“To choose the best foods, it is important to look at the nutrition facts panel,” says Arévalo.

Compare the calories, saturated fat, sodium and added sugar in low-fat versus regular versions of a product to make the best choice for you.

Low-Fat Dairy

Pros: Dairy foods like milk, yogurt, and cheese can be high in saturated fat. As such, the Dietary Guidelines for Americans recommend low- or non-fat dairy.

"Choosing low or nonfat milk verses whole milk only reduces the saturated fat and calories," says Amidor. "There are really no other major differences nutritionally, so this can be a good swap."

For example, a cup of whole milk has 150 calories and 5 grams of saturated fat. Nonfat milk has just 80 calories and no saturated fat. But they have the same amount of carbs, protein, vitamins, and minerals like calcium.

Cons: If you like the flavor and body of full-fat dairy, Amidor says it can be part of a healthy diet. It’s just a matter of balancing it with other saturated fats.

While you should limit saturated fat, there's no need to get rid of it entirely, she explains. The Dietary Guidelines for Americans recommend getting less than 10 percent of your calories from saturated fat. That's about 22 grams for someone eating 2,000 calories a day.

Some newer studies also suggest that saturated fat in dairy may not be as bad for heart health as we once thought. For example, one study from 2018 found that dairy fat was not linked to death from heart disease in people over 65. It even seemed to lower their risk of death from stroke. The findings were published in the American Journal of Clinical Nutrition.

Margarine

Margarine has been around as a low-fat alternative to butter for more than a century. It surpassed butter sales in the 1950s. In the decades that followed, Americans were eating about twice as much margarine as butter.

But sales started dropping in the 1990s. This is when researchers discovered that the trans-fats from the partially hydrogenated oils in most margarine products are actually much worse for our health than saturated fats.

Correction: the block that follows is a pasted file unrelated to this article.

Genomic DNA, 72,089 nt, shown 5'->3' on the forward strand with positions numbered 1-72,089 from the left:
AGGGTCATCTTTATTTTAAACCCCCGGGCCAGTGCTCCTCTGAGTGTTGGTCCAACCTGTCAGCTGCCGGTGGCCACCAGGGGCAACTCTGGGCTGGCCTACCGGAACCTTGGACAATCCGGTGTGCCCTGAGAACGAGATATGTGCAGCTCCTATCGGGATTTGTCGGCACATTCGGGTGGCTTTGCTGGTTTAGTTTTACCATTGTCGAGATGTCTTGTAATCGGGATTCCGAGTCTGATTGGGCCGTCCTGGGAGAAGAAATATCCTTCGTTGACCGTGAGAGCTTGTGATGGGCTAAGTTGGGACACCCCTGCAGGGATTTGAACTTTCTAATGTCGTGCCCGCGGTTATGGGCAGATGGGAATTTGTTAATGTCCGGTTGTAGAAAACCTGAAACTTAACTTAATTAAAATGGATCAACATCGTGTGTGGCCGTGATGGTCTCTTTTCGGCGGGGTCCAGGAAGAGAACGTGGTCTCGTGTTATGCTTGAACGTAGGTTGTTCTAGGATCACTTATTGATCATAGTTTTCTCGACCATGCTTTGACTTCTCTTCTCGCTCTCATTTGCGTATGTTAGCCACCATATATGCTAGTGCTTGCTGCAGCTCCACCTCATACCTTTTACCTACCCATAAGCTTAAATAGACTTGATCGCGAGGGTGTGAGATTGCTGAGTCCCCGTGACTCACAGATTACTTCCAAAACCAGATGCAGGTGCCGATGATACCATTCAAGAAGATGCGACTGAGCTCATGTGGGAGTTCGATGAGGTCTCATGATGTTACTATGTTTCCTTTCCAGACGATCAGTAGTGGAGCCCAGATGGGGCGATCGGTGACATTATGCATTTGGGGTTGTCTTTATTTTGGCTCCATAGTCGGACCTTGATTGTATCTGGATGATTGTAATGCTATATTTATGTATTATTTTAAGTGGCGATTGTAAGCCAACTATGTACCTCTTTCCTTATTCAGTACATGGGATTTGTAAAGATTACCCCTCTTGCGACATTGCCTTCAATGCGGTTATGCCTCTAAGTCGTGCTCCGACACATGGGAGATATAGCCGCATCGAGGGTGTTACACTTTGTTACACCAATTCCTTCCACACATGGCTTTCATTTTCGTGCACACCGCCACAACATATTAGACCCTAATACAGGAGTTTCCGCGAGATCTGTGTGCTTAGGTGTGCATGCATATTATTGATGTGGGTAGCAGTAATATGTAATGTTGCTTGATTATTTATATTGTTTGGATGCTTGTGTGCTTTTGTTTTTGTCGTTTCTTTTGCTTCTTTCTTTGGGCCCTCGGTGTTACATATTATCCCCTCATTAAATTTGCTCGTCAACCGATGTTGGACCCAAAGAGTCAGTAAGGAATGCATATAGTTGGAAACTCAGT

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Pros: Margarines these days no longer have trans-fat, thanks to a ban on partially hydrogenated oils.

Cons: Margarines may have less saturated fat than butter, but they usually have just as much total fat and calories. So whichever you choose to use, it’s best to use sparingly.

Again, Arévalo recommends looking at the nutrition facts panel to compare the calories, total fat and types of fat in different products. She also likes to look at the ingredients and prefers products with a shorter ingredient list.

Tip: Amidor also recommends “rethinking your smear” and trying alternatives to butter. “You can always smear some soft avocado, hummus, or peanut butter on your toast instead. Or switch between the light buttery spreads and other healthy fats,” she says.

Recommended reading: The 5 Healthiest High-Fat Foods, According to Dietitians

Low-Fat Salad Dressing

Pros: There are no pros! Low-fat or fat-free dressings are tempting, however Arévalo and Amidor agree there are better ways to flavor your salads.

Cons: These types of salad dressings can easily turn a bowl of leafy greens into a calorie bomb. And like other processed foods, they often have a lot more added sugar and salt than their full-fat versions.

Full-fat dressing has another benefit — it can actually help you get more nutrients out of your salad, according to researchers at Purdue University.

Here's why: The leafy greens and other vegetables in salads are high in fat-soluble vitamins. These vitamins need to be eaten with fat to be fully absorbed during digestion.

(That said, the fat does not have to come from dressing. Cheese, nuts, and seeds in a salad will also provide fat. Or, if you’re having a salad with an entrée that has fat, that will aid nutrient absorption as well.)

Tips: Vinaigrettes are the best option for salad dressings. They’re made with heart-healthy oils like olive and canola oil.

"I always prefer to make my own salad dressings," says Arévalo. "There's nothing more flavorful than olive oil, vinegar, and lemon or lime juice."

Whatever dressing you choose, use it sparingly. Full-fat dressings are very calorie dense, so you should stick to a portion size of no more than two tablespoons.

“Dress your salad, don’t drown it,” says Arévalo.